In terms of new countries, Nigeria and Ghana requested to become part of the WACA Program recently, and the multi-sector planning process is about to start. There are also projects underway in other countries that serve to integrate the preparatory stages for becoming part of the WACA program, and the services offered to access solutions and expertise, or new financing from the may partners which are keen to scale up their support to countries under the WACA umbrella.
Question 4: Looking forward, how do you see the WACA Program provide sustained support to resilience to coastal people and economies?
There are three concepts that I believe countries need to embrace and for which the WACA Program can provide support.
The first relates to sustainable development of the coastal zone and is referred to as the Blue Economy. The term refers to the development of oceanic economic activities in an integrated and sustainable way. It is focused on capturing potential synergies and managing the trade-offs across industries to better address the growing threats now confronting oceans, and particularly those posed by climate change.
The second relates to pollution management, and the terrible habit the world has come to with single use plastics. I understand that single-use plastic is not entirely avoidable, but certainly, a lot of waste could be reduced, and integrity of our ecosystem saved if we prevent the leakage of plastics into the environment. Progress has been made using a circular economy approach whereby we redefine how we use our resources to avoid pollution, keep products and materials in use, and regenerate natural systems.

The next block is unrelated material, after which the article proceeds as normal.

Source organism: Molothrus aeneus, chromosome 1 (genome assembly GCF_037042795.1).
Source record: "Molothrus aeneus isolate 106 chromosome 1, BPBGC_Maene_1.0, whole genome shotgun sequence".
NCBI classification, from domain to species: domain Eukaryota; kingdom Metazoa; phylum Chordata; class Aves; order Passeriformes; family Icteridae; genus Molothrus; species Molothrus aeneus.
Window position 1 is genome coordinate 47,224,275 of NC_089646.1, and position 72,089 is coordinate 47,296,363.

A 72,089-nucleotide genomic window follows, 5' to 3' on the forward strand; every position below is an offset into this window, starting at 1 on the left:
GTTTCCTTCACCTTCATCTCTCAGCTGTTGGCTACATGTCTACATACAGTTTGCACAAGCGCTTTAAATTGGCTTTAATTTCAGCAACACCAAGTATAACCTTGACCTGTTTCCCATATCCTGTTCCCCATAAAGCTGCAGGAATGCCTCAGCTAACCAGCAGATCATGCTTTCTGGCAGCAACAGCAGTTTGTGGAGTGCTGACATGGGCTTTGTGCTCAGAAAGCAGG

The third is Disaster Risk Management. Disasters hurt the poor and vulnerable the most because they do not have the resources to absorb the social and economic cost they entail. Over the past 15 years, countries have made progress in managing disasters, but clearly, more preventative work needs to happen, contingency plans must be in place to protect vulnerable people and economic assets.
The WACA Program and its partners and mechanisms are keen support countries in these areas. With knowledge and data from the West Africa Coastal Observatory, and the dialogue at national and regional levels engaging decision-makers, I am confident we can mobilize the resources needed to tackle coastal erosion, flooding, and pollution in Western Africa.
Author: Peter Kristensen, Lead Environmental Specialist, and team leader for the West Africa Coastal Areas Program, the World Bank